New RSS filtering site FeedScrub launches today in private beta. 500 SitePoint readers can join the beta by using the invite code ‘sitepoint‘
FeedScrub, which is initially targeting bloggers and other high volume consumers of RSS, uses an adaptive filter that learns as you read and filters RSS feeds based on your input. Many current RSS filters use keyword lists to filter out (or in) content, but FeedScrub works more like a spam filter, learning about the content that you do like, and removing content that you’ve indicated you don’t like.
“Existing RSS filters focus on filtering out particular keywords, creating the possibility of false positives (deleting something the user wanted),” says founder Jason Ardell. “[FeedScrub] is personalized to your preferences so you only read what interests you, and it gets smarter as you train it to minimize filtering out stories you’d like to read.”
The site currently supports Google Reader and the NewsGator RSS readers (NewNewsWire and FeedDemon), with more RSS readers on the way. (Any reader can be used by accessing the raw filtered feed URL.)
The video below, which comes from FeedScrub, explains how to use the application with Google Reader.
The way FeedScrub works is very simple. You add feeds to the site, which creates special scrubbed versions. You then add the scrubbed feeds to your RSS reader and start using buttons included with each entry to mark the posts you like, and the ones you don’t. Eventually, FeedScrub’s algorithm will learn what type of content you like and what type you don’t, and begin to filter your feeds accordingly. The site also includes a junk feed so that you can keep an eye on the stories that are getting culled in case something you like gets scrubbed. That’s especially useful while the algorithm is still being trained.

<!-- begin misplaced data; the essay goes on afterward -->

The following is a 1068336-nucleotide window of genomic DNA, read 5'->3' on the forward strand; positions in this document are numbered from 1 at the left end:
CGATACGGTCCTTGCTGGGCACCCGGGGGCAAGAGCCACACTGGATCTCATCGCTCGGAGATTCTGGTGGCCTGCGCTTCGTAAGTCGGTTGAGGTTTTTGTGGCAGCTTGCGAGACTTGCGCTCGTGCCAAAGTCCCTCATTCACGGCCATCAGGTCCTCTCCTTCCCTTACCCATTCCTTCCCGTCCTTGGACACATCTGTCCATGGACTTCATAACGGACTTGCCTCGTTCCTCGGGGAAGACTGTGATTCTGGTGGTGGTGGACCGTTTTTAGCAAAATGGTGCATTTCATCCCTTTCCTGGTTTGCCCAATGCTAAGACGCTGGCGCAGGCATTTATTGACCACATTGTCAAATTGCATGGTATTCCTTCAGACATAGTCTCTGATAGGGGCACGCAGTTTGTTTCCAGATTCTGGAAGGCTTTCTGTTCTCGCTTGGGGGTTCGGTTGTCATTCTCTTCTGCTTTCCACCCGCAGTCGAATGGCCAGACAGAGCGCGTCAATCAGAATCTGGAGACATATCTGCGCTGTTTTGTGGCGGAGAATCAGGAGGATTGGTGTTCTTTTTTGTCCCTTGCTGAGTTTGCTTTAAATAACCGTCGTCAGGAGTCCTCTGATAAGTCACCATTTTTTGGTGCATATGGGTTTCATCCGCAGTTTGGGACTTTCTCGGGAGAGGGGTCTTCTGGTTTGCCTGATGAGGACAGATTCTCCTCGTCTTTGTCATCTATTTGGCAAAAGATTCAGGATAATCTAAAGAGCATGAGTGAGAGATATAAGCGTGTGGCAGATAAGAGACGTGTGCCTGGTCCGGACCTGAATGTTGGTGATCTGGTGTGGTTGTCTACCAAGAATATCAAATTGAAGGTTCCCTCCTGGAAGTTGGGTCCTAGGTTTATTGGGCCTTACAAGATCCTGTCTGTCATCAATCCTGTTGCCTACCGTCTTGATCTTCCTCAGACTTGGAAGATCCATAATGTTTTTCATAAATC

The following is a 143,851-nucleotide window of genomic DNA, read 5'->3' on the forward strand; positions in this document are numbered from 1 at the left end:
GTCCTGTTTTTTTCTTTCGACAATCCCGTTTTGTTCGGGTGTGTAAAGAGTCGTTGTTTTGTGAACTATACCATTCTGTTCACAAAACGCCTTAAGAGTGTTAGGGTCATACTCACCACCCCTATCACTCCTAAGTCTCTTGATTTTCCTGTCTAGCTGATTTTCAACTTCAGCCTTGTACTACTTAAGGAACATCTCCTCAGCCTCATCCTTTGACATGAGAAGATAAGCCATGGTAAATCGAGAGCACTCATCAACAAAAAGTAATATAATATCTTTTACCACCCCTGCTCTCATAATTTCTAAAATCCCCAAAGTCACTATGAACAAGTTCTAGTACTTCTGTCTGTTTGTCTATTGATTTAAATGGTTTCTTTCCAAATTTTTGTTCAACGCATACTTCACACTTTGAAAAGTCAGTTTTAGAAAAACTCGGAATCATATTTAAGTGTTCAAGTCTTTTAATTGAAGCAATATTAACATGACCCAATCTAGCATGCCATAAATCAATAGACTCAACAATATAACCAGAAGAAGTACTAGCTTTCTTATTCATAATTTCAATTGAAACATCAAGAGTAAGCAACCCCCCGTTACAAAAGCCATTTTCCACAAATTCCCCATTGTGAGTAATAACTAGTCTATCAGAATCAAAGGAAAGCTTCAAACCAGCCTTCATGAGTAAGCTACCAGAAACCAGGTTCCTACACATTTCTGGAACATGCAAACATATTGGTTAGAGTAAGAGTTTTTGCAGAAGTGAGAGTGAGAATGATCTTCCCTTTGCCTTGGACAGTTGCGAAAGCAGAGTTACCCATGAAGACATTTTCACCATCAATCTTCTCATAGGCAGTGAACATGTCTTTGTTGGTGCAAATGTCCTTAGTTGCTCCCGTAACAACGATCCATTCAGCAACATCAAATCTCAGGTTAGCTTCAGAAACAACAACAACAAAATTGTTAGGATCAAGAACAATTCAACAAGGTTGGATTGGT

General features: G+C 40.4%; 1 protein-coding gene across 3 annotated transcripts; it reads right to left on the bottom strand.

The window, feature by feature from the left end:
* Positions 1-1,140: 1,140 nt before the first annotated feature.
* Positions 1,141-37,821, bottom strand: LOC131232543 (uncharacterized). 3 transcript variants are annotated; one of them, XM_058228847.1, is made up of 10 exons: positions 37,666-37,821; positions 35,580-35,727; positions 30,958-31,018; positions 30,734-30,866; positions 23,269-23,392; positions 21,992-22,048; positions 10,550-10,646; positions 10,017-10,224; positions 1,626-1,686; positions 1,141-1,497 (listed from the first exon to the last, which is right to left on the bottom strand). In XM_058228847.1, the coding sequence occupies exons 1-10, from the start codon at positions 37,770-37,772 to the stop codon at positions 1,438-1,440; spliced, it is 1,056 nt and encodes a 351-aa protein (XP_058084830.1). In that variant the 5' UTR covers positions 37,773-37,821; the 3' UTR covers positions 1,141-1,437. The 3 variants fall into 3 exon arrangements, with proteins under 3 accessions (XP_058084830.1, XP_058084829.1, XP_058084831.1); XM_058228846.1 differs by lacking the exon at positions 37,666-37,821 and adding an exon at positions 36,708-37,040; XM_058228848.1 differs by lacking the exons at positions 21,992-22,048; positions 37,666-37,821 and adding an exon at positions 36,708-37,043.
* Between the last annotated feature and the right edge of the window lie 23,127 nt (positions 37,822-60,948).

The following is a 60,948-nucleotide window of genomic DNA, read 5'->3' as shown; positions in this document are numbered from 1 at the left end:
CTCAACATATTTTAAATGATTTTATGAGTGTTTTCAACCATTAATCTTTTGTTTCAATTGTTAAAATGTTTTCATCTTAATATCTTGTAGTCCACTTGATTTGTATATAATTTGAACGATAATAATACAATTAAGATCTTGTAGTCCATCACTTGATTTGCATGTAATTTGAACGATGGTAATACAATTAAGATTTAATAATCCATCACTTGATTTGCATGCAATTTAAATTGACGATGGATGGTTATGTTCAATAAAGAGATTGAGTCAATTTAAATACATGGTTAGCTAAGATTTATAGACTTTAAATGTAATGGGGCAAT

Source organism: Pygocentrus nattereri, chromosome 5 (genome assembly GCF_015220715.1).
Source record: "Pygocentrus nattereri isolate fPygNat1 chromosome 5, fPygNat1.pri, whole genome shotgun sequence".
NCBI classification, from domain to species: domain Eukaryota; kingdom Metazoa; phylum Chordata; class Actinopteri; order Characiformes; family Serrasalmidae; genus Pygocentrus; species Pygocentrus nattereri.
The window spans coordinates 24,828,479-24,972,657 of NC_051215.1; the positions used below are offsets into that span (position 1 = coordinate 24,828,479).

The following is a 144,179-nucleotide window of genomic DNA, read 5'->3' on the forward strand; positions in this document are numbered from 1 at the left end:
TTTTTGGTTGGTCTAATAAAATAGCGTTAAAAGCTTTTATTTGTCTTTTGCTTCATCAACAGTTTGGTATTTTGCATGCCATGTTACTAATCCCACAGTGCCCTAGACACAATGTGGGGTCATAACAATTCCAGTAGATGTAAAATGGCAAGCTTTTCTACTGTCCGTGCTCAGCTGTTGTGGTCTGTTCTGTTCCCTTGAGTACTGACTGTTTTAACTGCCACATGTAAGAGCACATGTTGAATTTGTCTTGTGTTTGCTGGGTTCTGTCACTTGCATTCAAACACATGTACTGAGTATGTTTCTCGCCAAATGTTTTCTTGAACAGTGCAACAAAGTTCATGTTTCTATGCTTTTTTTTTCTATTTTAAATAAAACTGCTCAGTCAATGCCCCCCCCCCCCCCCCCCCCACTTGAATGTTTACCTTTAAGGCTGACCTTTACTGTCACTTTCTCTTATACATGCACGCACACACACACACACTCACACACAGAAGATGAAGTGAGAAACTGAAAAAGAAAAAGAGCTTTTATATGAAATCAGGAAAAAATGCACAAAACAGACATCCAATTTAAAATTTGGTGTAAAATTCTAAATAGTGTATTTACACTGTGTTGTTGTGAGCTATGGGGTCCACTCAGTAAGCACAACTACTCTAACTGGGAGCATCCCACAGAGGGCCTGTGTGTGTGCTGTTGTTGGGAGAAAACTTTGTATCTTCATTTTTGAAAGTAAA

Personally, my problem with this type of filter is that I often come across articles in my feed reader that I really enjoy about topics that I wouldn’t normally want to read. Often times these comes via feeds I subscribe to from social news sites like Reddit or Digg. I may not want to read every article that comes through about the auto industry, for example, but once in awhile one that was flagged by my peers as interesting will catch my eye. Further, because I generally only read feeds from blogs whose content I really like, I end up tagging too many posts as “I like this!” for the filter to learn anything helpful about what I’ll want to read.
That’s why PostRank (our coverage), which filters feeds based on audience engagement might be a better model. Chances are, if you’re subscribing to a feed you already like most of the content, but if you’re overloaded you just want the best of that content to bubble up.
That said, you could certainly use the two filters in tandem. Run a feed through PostRank, then again through FeedScrub. That way you’ll get the top posts from your favorite blogs and filter out anything that the crowd liked but you don’t.
Remember that we have 500 invites to FeedScrub for SitePoint readers — just use the invite code ‘sitepoint‘ when signing up. Let us know in the comments what you think of the service.
Josh Catone joined Mashable in May 2009 and is Executive Director of Editorial Projects. Before joining Mashable, Josh was the Lead Writer at ReadWriteWeb, the Lead Blogger at SitePoint, and the Community Evangelist at DandyID.